Blast and Impact Loaded Concrete Structures - Numerical and Experimental Methodologies for Reinforced Plain and Fibre Concrete Structures
Doctoral thesis, 2017
For decades the focus of civil protection has been on civil defence shelters to withstand the threat of warfare and protecting civilians. In latter years, the general focus has often shifted towards the protection of specific targets that host functions important to society. Direct attacks on the civil population also post a more common threat today than a few years ago.
Numerical modelling of dynamic events has been more common in recent years and is to a large extent treated as an available complement to physical testing. Even so, the tools and techniques to evaluate structures with the help of numerical models are in many respects unexplored. Since some phenomena are not fully understood, it is difficult to determine the needed properties of these numerical models.
The overall aim of the research presented in this thesis is to contribute to the knowledge of concrete structures subjected to extreme dynamic impulse actions. The scientific approach consisted of a combination of literature reviews, theoretical modelling, numerical analyses, and experimental investigations, including experimental design.
Spalling in concrete structures was studied with a numerical model to show how spalling damage can develop gradually during non-monotonic loading and un-loading of the material and not by instantaneous fracture when the tensile strength is reached as described in the literature. The study also shows that the constitutive model for tensile fracture of concrete has a decisive influence on the results and position of spalling cracks.
The response of reinforced concrete structures subjected to blast loads was investigated. Numerical models were used to evaluate the numerical response of a simply supported reinforced concrete beam and a one-way supported slab with combined damage and plasticity constitutive model for concrete, CDPM2. The numerical analyses indicate that fracture energy during tensile fracture and how this value is chosen have a larger effect on the deformations of the structures than whether or not the strain-rate dependency of the material properties are taken into account.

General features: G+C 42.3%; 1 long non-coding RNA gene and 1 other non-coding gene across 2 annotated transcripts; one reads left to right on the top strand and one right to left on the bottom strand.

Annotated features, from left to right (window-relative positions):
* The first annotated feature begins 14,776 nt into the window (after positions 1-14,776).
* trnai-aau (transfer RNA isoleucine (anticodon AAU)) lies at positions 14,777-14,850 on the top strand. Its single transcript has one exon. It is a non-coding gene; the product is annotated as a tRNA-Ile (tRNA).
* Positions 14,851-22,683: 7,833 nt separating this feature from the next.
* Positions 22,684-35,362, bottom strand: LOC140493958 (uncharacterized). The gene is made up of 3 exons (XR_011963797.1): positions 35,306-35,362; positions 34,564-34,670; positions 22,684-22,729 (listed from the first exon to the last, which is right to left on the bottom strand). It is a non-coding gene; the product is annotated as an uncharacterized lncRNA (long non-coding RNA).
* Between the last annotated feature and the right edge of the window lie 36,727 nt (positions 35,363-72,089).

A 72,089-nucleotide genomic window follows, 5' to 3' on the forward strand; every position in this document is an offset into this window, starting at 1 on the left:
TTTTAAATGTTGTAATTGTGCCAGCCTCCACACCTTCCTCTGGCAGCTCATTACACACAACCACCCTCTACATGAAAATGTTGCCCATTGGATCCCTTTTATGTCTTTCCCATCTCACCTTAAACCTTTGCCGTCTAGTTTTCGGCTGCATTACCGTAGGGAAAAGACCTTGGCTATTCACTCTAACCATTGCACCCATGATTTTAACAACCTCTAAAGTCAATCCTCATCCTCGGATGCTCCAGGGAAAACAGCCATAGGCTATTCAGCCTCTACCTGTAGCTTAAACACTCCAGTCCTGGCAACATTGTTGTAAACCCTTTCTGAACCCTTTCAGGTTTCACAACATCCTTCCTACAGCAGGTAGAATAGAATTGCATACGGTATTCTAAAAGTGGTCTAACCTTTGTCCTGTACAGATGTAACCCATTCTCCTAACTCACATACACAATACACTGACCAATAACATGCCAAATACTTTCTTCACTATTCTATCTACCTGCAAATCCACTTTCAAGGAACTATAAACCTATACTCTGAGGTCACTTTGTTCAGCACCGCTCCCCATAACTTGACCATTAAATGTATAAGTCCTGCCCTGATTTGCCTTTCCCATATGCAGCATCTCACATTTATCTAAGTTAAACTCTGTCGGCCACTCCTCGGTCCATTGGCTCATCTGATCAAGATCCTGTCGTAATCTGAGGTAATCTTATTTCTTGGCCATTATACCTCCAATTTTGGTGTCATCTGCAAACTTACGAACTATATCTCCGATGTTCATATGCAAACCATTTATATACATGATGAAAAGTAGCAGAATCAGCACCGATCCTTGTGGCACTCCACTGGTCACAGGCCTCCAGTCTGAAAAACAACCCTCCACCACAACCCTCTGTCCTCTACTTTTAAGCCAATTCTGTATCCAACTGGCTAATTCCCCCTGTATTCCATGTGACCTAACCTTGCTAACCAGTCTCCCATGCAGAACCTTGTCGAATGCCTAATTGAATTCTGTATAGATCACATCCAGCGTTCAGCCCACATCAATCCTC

Presented in this thesis is an experimental methodology to evaluate the bending response of reinforced plain and fibre concrete beams due to a drop weight impact. The minimum requirements for documented material parameters and the structural response for reinforced concrete structures have been defined when an experimental study aims to support calibration and validation of numerical models. This methodology was used to study the influence of adding steel fibres to the concrete mix in reinforced concrete beams. It was shown that the initial crack patterns, at impact, influenced the final crack pattern at the maximum deformation of the beams. These crack patterns were shown to be similar between the different concrete mixes with or without fibres.
Reinforced concrete structures
High Speed Photography
Drop weight test
Digital Image Correlation